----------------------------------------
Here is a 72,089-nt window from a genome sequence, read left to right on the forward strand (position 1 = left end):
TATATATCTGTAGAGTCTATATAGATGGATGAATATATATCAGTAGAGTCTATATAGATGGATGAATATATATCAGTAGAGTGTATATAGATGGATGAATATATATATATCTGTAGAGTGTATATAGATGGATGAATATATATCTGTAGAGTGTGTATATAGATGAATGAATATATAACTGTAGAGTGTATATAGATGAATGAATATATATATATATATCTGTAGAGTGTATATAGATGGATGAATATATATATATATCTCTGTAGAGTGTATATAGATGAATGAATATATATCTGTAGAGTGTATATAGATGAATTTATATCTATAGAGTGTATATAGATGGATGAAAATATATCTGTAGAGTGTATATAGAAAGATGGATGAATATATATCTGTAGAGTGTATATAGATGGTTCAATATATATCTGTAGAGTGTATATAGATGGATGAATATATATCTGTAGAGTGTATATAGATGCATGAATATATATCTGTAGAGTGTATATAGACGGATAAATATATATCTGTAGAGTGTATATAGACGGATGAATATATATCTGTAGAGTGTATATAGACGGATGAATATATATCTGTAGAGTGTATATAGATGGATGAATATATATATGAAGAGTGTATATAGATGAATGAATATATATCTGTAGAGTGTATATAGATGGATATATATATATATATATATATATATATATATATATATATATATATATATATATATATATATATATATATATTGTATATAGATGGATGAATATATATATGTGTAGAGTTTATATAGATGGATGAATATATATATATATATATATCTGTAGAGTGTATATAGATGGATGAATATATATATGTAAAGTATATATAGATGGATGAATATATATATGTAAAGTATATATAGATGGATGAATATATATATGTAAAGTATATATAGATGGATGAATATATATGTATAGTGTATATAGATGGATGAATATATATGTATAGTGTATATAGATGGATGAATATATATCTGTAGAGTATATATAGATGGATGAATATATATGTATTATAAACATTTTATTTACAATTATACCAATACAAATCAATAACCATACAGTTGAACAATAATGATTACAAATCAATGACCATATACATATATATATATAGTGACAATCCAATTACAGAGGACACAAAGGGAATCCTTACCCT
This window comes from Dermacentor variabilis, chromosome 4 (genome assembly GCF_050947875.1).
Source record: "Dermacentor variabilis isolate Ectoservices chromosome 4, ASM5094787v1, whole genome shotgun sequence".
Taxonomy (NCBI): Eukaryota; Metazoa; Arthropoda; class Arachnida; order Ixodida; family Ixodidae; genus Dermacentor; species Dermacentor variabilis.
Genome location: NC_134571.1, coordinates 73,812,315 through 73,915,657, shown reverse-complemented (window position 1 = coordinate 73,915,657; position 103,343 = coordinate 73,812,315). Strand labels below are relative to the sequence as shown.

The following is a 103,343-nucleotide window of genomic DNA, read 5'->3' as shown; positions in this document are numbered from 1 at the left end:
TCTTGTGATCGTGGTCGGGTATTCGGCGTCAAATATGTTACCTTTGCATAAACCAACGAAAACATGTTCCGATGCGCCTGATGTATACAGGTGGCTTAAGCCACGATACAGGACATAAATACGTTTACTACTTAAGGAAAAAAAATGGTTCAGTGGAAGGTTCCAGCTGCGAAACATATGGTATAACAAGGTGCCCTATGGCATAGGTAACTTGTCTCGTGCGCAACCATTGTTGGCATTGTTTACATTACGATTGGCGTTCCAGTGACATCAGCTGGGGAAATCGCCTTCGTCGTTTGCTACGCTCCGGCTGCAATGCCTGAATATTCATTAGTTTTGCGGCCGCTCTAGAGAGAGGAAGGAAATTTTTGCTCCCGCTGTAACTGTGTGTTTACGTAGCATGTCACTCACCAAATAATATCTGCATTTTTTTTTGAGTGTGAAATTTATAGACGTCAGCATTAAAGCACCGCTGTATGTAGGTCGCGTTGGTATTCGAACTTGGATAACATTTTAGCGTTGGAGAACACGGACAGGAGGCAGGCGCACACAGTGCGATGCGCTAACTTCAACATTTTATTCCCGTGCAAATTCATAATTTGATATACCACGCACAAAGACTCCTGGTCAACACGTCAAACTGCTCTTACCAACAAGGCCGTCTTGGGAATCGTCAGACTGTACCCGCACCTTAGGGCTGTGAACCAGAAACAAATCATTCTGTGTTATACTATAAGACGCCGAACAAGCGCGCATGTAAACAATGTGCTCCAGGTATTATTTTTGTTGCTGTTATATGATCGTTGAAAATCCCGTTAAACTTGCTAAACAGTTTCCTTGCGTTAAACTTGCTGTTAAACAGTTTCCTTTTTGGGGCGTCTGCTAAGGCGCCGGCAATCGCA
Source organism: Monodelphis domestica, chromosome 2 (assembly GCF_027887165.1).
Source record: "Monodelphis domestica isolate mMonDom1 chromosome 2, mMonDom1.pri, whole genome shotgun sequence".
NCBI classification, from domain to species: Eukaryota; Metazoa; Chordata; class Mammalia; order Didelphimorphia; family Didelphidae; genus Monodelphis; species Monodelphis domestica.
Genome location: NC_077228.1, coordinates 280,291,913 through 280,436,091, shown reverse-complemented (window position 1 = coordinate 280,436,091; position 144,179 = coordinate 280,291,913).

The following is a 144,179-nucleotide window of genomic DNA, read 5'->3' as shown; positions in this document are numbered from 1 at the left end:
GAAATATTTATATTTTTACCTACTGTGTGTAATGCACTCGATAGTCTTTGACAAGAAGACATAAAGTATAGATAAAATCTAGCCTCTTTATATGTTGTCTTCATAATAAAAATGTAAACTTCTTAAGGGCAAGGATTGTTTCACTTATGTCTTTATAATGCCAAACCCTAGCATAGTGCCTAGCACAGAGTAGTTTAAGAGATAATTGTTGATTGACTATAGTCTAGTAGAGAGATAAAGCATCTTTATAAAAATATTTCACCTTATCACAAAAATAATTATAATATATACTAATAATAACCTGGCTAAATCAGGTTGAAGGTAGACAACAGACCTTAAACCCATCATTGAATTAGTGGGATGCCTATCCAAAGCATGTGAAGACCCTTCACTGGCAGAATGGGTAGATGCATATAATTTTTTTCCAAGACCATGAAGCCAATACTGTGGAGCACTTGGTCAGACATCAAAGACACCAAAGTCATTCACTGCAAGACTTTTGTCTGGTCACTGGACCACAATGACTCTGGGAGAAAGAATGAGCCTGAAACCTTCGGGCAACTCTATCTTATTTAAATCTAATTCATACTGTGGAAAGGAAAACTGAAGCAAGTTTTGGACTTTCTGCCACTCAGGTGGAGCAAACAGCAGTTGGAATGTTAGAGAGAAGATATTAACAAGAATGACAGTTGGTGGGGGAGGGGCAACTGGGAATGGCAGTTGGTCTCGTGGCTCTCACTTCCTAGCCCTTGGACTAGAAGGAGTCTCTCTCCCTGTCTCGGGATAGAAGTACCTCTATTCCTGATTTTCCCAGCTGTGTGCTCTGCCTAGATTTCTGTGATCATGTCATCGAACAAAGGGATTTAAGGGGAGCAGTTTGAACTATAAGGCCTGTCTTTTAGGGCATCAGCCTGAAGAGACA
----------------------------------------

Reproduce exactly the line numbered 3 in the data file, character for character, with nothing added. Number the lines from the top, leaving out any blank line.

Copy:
This window comes from Dermacentor variabilis, chromosome 4 (genome assembly GCF_050947875.1).